By Hiroko Sato
DUNSTABLE -- A week after Groton voters agreed to pay extra in taxes to help provide more funding for local schools, the $35.7 million school budget remains in limbo. It could remain that way for months if Dunstable voters and the Groton-Dunstable Regional School Committee don't see eye to eye on next year's spending.
The referendum proposal to pay for the $7.7 million Groton has borrowed for its Center Fire Station project through a debt exclusion passed April 1, providing the town a way to gather an additional $1.4 million in school funding if necessary.
The budget won't be finalized, however, until Groton and Dunstable, the two towns served by the School District, agree to the spending plan at Town Meetings.
Normally, both towns build in a 2.5 percent increase for school funding in a new fiscal budget. This year, the School Committee is asking for an 11 percent increase, Dunstable Selectman Walter Alterisio has said. That translates into $1.9 million, of which $1.4 million would be from Groton and the rest would come from Dunstable.
Groton Town Meeting is Monday, April 28, followed by Dunstable Town Meeting on Monday, May 12. The School Committee also has the option to reduce the spending plan it already adopted.
If the budget remains unchanged and if both town meetings adopt it, it would require a tax override for Dunstable because that would be the only way for the town to come up with an additional money beyond the 2.5 percent increase, according to Alterisio.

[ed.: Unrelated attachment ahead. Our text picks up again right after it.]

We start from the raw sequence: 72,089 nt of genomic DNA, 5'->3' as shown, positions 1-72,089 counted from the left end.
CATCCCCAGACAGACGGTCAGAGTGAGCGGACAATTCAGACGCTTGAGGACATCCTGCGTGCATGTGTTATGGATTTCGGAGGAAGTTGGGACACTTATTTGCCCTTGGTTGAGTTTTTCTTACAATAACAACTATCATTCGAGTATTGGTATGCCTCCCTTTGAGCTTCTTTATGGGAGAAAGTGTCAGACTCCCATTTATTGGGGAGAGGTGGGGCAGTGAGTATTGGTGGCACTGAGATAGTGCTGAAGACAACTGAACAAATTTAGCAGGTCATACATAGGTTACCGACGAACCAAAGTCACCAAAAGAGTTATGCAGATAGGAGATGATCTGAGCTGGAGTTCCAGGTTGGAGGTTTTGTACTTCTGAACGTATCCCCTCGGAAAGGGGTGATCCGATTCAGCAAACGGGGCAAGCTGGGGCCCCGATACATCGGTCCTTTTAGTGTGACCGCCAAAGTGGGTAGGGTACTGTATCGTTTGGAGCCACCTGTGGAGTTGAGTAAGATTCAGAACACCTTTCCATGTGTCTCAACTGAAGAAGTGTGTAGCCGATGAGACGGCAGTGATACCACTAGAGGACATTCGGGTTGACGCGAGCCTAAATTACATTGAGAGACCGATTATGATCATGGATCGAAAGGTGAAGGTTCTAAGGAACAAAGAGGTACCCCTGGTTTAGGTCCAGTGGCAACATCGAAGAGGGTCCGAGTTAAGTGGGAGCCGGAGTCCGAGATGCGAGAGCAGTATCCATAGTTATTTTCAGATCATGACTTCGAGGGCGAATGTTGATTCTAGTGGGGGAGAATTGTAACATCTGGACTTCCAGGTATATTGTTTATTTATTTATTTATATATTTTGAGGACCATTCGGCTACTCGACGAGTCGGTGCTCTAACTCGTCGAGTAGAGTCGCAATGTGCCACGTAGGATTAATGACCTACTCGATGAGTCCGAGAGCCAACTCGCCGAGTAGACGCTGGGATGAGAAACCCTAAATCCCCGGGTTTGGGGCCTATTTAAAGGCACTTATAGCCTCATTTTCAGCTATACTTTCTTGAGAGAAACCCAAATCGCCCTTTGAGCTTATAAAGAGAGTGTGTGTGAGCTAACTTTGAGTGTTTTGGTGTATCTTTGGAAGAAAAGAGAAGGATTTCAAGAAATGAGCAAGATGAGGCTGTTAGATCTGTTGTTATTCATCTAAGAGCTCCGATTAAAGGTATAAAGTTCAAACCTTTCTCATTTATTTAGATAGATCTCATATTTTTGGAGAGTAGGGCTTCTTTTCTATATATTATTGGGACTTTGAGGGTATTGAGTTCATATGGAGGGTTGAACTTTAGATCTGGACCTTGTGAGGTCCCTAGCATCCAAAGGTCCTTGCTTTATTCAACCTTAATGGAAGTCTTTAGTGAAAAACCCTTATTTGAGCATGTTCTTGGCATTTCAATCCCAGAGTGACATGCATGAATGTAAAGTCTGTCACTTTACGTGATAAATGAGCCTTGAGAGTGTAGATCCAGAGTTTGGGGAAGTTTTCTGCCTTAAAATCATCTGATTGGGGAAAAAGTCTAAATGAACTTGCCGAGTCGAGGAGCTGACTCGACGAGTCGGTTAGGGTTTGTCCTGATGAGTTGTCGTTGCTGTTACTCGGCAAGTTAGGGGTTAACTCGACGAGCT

The amount of the override will be close to $400,000, he said.
If the override fails, the School Committee would have the chance to reconsider its budget and resubmit either the same spending plan or a new one for a reduced amount, according to Groton Selectman Jack Petropoulos. Petropoulos led public forums on the school budget issues and Groton's debt exclusion before the April 1 referendum in Groton. Dunstable would then likely call for a Town Meeting to reconsider the resubmitted spending plan. And if Town Meeting passes the resubmitted budget, Dunstable voters would likely head back to the polls for yet another tax override proposal unless the school budget was drastically reduced or Dunstable came up with a new way to provide more money for school.
If the budget passes in one town and fails in the other, the School Committee would have the chance to reconsider and resubmit the budget. Petropoulos said the town that passes the budget would be able to call for a so-called Super Town Meeting -- a joint Town Meeting in which residents' votes from both towns are tallied. Petropoulos said, however, he did not know at what point in the process such a meeting can be called.
A Super Town Meeting is never a good solution to budget disagreements because it allows one town to take control of the voting outcome, Petropoulos said. For example, Groton voters' opinions would matter more in a super town meeting because the town has more voters than Dunstable.
Whatever happens, Petropoulos said, the two towns must come to an agreement on the school budget by July 1, or the state would take control over district spending.
The state would order both towns to pay 1/12 the fiscal 2014 budget monthly to the School District until a new budget is agreed upon, according to Petropoulos. That would cause a major cash-flow issue for the district, Petropoulos said.
"The School District cannot work like that. It would be very difficult for the School District to operate on one month of revenue at a time," Petropoulos said.
Alterisio has said there still is time until Town Meeting and hopes Dunstable officials and the School Committee will work hard together to find a solution.